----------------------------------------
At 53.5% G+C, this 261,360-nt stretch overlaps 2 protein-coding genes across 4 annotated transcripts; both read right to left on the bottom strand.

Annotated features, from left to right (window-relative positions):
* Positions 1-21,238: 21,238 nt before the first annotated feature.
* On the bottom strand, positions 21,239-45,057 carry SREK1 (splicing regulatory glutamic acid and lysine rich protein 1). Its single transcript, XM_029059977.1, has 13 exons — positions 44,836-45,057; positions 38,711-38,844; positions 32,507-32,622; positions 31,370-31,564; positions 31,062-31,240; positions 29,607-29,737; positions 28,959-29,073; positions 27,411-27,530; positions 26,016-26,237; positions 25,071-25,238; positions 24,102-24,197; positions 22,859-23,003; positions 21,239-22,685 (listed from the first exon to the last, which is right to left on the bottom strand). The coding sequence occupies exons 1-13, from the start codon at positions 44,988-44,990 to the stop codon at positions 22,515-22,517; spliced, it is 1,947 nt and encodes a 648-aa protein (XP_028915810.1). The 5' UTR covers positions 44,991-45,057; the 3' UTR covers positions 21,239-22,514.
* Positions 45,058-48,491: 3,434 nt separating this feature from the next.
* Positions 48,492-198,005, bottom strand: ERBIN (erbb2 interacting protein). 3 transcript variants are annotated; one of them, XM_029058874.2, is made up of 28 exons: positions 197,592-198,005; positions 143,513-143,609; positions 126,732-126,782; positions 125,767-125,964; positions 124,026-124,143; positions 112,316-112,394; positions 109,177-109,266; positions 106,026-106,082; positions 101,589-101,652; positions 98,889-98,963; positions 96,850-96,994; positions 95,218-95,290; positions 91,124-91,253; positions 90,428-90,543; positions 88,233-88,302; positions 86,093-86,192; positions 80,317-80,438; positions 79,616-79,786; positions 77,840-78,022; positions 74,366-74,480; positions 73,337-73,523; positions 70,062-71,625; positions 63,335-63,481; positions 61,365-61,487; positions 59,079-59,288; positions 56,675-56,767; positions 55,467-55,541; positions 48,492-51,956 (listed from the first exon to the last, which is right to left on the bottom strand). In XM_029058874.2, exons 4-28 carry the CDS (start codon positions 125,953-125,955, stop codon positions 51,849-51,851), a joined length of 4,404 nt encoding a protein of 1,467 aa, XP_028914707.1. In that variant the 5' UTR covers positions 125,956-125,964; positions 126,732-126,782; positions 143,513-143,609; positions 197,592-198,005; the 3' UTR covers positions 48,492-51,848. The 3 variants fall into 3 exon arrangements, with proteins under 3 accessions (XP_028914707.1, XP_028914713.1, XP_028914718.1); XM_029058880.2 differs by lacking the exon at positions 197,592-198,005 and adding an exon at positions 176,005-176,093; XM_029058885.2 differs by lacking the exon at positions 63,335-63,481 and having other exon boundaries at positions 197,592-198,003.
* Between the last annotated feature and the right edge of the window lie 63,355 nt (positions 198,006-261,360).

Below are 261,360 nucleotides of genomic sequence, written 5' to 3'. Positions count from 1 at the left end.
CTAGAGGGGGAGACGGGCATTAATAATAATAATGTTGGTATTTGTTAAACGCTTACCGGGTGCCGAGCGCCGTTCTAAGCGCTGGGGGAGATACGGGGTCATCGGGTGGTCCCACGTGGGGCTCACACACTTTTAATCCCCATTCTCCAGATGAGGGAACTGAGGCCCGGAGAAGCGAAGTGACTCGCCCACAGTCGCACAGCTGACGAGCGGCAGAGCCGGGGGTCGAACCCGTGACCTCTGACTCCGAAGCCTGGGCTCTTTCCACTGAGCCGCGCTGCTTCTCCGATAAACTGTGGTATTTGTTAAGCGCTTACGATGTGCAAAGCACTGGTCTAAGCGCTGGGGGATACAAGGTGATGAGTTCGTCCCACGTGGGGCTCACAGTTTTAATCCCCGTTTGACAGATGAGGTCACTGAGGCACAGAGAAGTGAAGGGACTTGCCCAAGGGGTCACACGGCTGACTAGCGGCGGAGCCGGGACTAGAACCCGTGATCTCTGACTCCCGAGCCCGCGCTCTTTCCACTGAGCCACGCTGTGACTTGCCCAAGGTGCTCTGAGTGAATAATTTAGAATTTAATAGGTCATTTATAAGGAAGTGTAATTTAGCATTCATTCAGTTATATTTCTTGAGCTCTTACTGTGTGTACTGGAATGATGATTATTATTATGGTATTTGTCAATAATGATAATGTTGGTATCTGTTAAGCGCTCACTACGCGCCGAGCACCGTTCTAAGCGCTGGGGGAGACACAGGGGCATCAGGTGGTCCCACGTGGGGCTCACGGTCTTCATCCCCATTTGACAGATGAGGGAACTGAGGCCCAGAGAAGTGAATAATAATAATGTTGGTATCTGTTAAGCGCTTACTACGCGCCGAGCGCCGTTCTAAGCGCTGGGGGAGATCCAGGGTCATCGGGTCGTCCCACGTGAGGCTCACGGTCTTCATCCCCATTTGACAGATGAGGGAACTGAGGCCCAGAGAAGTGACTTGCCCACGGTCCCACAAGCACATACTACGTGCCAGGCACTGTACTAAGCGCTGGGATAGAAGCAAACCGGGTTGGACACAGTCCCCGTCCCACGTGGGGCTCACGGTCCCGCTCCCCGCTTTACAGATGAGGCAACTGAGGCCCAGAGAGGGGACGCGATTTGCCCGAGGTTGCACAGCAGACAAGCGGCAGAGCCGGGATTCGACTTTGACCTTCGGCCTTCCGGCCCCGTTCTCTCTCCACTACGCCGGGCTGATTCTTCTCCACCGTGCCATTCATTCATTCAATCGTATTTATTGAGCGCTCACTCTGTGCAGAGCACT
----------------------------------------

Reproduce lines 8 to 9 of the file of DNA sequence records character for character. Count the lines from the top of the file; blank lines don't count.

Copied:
Below are 261,360 nucleotides of genomic sequence, written 5' to 3'. Positions count from 1 at the left end.
CTAGAGGGGGAGACGGGCATTAATAATAATAATGTTGGTATTTGTTAAACGCTTACCGGGTGCCGAGCGCCGTTCTAAGCGCTGGGGGAGATACGGGGTCATCGGGTGGTCCCACGTGGGGCTCACACACTTTTAATCCCCATTCTCCAGATGAGGGAACTGAGGCCCGGAGAAGCGAAGTGACTCGCCCACAGTCGCACAGCTGACGAGCGGCAGAGCCGGGGGTCGAACCCGTGACCTCTGACTCCGAAGCCTGGGCTCTTTCCACTGAGCCGCGCTGCTTCTCCGATAAACTGTGGTATTTGTTAAGCGCTTACGATGTGCAAAGCACTGGTCTAAGCGCTGGGGGATACAAGGTGATGAGTTCGTCCCACGTGGGGCTCACAGTTTTAATCCCCGTTTGACAGATGAGGTCACTGAGGCACAGAGAAGTGAAGGGACTTGCCCAAGGGGTCACACGGCTGACTAGCGGCGGAGCCGGGACTAGAACCCGTGATCTCTGACTCCCGAGCCCGCGCTCTTTCCACTGAGCCACGCTGTGACTTGCCCAAGGTGCTCTGAGTGAATAATTTAGAATTTAATAGGTCATTTATAAGGAAGTGTAATTTAGCATTCATTCAGTTATATTTCTTGAGCTCTTACTGTGTGTACTGGAATGATGATTATTATTATGGTATTTGTCAATAATGATAATGTTGGTATCTGTTAAGCGCTCACTACGCGCCGAGCACCGTTCTAAGCGCTGGGGGAGACACAGGGGCATCAGGTGGTCCCACGTGGGGCTCACGGTCTTCATCCCCATTTGACAGATGAGGGAACTGAGGCCCAGAGAAGTGAATAATAATAATGTTGGTATCTGTTAAGCGCTTACTACGCGCCGAGCGCCGTTCTAAGCGCTGGGGGAGATCCAGGGTCATCGGGTCGTCCCACGTGAGGCTCACGGTCTTCATCCCCATTTGACAGATGAGGGAACTGAGGCCCAGAGAAGTGACTTGCCCACGGTCCCACAAGCACATACTACGTGCCAGGCACTGTACTAAGCGCTGGGATAGAAGCAAACCGGGTTGGACACAGTCCCCGTCCCACGTGGGGCTCACGGTCCCGCTCCCCGCTTTACAGATGAGGCAACTGAGGCCCAGAGAGGGGACGCGATTTGCCCGAGGTTGCACAGCAGACAAGCGGCAGAGCCGGGATTCGACTTTGACCTTCGGCCTTCCGGCCCCGTTCTCTCTCCACTACGCCGGGCTGATTCTTCTCCACCGTGCCATTCATTCATTCAATCGTATTTATTGAGCGCTCACTCTGTGCAGAGCACT